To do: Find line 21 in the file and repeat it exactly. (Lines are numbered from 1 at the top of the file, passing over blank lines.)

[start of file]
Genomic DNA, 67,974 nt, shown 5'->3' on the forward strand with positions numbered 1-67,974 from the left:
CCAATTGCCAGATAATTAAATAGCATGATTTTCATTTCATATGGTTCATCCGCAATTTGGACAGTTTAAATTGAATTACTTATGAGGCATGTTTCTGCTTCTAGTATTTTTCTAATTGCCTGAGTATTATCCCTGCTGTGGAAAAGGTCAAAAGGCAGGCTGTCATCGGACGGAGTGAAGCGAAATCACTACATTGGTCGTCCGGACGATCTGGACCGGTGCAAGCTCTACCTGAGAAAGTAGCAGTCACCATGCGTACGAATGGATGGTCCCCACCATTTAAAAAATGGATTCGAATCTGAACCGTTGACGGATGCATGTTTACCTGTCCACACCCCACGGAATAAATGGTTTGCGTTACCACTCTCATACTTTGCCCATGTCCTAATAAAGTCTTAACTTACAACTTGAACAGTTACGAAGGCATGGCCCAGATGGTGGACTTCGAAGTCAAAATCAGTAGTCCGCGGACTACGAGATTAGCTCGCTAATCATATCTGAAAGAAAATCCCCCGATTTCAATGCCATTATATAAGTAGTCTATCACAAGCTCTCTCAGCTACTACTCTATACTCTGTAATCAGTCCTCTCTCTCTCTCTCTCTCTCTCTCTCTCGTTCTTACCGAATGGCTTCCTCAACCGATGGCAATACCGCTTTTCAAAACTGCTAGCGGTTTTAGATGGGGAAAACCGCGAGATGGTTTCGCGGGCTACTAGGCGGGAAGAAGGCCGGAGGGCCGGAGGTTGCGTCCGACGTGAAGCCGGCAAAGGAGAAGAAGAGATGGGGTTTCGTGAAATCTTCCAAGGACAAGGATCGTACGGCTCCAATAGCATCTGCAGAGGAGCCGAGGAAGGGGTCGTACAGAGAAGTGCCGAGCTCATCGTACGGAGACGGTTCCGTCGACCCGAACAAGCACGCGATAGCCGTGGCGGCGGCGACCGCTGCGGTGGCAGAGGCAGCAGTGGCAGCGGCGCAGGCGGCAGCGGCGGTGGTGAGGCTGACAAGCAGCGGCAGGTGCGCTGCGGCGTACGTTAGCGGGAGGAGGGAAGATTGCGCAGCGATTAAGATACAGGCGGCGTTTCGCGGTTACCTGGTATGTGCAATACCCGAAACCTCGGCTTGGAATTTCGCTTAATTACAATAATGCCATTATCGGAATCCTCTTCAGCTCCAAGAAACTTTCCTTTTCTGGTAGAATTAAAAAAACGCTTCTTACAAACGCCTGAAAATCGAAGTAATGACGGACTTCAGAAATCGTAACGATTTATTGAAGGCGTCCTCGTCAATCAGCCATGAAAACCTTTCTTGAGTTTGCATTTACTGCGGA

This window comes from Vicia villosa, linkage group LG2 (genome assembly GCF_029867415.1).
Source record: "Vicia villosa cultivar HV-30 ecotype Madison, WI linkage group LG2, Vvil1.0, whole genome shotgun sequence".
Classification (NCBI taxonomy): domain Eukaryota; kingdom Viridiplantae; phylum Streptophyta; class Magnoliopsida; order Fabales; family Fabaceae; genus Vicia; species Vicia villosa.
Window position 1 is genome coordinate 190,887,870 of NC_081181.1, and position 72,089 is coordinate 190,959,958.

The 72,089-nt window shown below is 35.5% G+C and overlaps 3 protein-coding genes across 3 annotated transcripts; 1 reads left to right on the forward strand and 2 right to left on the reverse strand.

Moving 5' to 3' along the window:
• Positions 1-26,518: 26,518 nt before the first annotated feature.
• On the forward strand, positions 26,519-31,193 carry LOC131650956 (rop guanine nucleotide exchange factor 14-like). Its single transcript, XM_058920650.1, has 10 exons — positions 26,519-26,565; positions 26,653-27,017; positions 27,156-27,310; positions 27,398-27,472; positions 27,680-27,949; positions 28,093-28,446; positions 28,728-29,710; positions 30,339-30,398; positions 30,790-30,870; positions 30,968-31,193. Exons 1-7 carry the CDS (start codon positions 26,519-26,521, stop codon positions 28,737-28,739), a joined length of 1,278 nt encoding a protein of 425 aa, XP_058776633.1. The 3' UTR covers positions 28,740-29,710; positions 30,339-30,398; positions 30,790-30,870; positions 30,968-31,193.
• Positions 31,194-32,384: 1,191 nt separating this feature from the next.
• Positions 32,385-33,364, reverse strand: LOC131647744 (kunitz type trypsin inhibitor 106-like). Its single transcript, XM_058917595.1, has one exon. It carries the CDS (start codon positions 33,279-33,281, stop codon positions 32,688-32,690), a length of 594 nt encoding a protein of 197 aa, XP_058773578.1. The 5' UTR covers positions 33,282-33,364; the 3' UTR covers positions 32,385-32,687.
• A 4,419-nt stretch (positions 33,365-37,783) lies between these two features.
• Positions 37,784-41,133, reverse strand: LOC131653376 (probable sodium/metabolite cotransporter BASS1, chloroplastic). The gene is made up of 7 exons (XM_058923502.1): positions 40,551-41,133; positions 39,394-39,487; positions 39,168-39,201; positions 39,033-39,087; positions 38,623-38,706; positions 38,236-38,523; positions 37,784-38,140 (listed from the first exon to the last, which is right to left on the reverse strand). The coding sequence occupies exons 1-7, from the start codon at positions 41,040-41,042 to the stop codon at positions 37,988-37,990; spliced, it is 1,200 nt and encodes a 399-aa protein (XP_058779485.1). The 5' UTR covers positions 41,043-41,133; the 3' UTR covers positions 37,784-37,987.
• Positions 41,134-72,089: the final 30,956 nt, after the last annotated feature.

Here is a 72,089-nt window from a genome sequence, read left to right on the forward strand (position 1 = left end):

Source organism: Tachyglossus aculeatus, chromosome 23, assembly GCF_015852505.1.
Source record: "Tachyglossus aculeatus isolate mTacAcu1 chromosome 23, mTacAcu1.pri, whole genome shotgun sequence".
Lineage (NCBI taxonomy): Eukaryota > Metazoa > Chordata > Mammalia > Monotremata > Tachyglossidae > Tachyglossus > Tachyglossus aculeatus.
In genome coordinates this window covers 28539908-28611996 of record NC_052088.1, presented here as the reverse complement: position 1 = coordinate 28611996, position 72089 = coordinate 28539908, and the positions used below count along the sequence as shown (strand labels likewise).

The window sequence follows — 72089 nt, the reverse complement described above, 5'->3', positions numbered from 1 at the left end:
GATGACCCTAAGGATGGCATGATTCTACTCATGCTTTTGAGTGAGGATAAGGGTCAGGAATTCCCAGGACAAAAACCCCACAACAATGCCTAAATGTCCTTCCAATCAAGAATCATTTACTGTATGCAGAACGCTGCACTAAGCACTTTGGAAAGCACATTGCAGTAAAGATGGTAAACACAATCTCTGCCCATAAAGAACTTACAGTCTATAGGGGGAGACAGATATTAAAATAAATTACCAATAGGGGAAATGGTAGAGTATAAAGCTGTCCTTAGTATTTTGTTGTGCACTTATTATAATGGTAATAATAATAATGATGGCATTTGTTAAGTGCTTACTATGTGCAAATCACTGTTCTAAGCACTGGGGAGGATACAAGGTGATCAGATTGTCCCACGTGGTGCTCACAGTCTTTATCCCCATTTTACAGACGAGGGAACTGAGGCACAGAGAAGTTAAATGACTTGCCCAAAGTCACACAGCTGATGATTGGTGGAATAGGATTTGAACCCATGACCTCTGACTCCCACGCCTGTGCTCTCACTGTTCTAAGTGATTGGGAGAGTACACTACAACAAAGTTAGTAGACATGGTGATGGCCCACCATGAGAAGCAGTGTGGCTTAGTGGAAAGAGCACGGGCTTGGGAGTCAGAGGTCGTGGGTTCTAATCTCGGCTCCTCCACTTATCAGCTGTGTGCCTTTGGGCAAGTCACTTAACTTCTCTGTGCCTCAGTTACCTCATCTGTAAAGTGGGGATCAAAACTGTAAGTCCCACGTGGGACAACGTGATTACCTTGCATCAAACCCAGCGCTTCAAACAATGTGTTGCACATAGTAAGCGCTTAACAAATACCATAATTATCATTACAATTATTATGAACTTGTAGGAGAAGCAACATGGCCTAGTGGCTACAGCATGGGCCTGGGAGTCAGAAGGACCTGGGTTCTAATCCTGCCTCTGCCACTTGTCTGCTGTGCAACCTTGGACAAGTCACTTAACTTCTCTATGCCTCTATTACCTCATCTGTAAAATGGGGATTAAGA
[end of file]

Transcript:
The window sequence follows — 72089 nt, the reverse complement described above, 5'->3', positions numbered from 1 at the left end: